But what if the radio signal is not coming in from directly overhead? Well, as that signal goes away from the vertical position, the result will decrease. Not only will the reflected signals miss the receiver, but they will be adding out of phase as well.
At some angles, the radio waves from different parts of the system interfere. This can result in zero signal at certain angles where the radio waves from the different parts arrive out of phase, and enhanced signal at other angles where the radio waves arrive in phase.
So if you have a set of reflectors that are carefully adjusted to give good signal addition in a particular incoming direction, and then your radio signal moves, you have to tilt the entire set of reflectors and the receiver to follow it. That is, you change the direction in which your system is most sensitive. This is the reason why radio dishes are usually made so that they can be steered.
But this presents problems: as the size of the system gets bigger, you need more and more steel for the backing structure, bigger and bigger motors and better and better controllers to cope with structural deformations at different angles, wind loading and so on.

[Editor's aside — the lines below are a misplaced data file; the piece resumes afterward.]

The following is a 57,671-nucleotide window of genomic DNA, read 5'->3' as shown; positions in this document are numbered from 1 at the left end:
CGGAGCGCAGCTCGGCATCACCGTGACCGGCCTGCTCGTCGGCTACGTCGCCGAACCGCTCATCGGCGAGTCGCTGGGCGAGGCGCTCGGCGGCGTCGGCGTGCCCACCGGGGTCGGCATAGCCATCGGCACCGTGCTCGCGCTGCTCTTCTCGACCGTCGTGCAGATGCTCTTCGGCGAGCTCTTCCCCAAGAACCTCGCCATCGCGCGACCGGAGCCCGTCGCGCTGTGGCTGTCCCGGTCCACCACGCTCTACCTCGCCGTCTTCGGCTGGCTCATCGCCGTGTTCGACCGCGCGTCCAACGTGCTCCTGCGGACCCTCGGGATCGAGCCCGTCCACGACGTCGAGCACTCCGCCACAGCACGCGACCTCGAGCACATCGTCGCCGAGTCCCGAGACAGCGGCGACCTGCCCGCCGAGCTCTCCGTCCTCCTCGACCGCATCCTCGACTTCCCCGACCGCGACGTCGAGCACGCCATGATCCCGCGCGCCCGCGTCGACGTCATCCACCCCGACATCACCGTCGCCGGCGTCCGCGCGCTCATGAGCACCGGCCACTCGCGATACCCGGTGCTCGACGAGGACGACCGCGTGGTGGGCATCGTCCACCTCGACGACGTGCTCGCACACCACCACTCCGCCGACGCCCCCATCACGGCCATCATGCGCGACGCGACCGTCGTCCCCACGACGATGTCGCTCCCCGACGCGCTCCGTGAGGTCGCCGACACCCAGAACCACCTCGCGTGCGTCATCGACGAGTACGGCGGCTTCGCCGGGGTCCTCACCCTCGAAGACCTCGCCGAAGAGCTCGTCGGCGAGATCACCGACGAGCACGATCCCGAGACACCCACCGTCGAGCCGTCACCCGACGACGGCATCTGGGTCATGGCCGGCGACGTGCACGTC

As a result there is a limit as to how far you can go. Thus the largest fully-steerable dishes are typically 100 metres in diameter, such as the Effelsberg Radio Telescope in Germany.
This sort of size is about the limit at which structural and cost considerations make further enlargement prohibitive. Let’s face it, a large moving steel structure is complicated, difficult to maintain and very expensive to build. But there is an alternative...
(For those of you who are patient enough to have followed this so far, we’ve now covered all the pre-amble and can get on with the interesting phased array topic later this week!)
Photographs: Derek McKay-Bukowski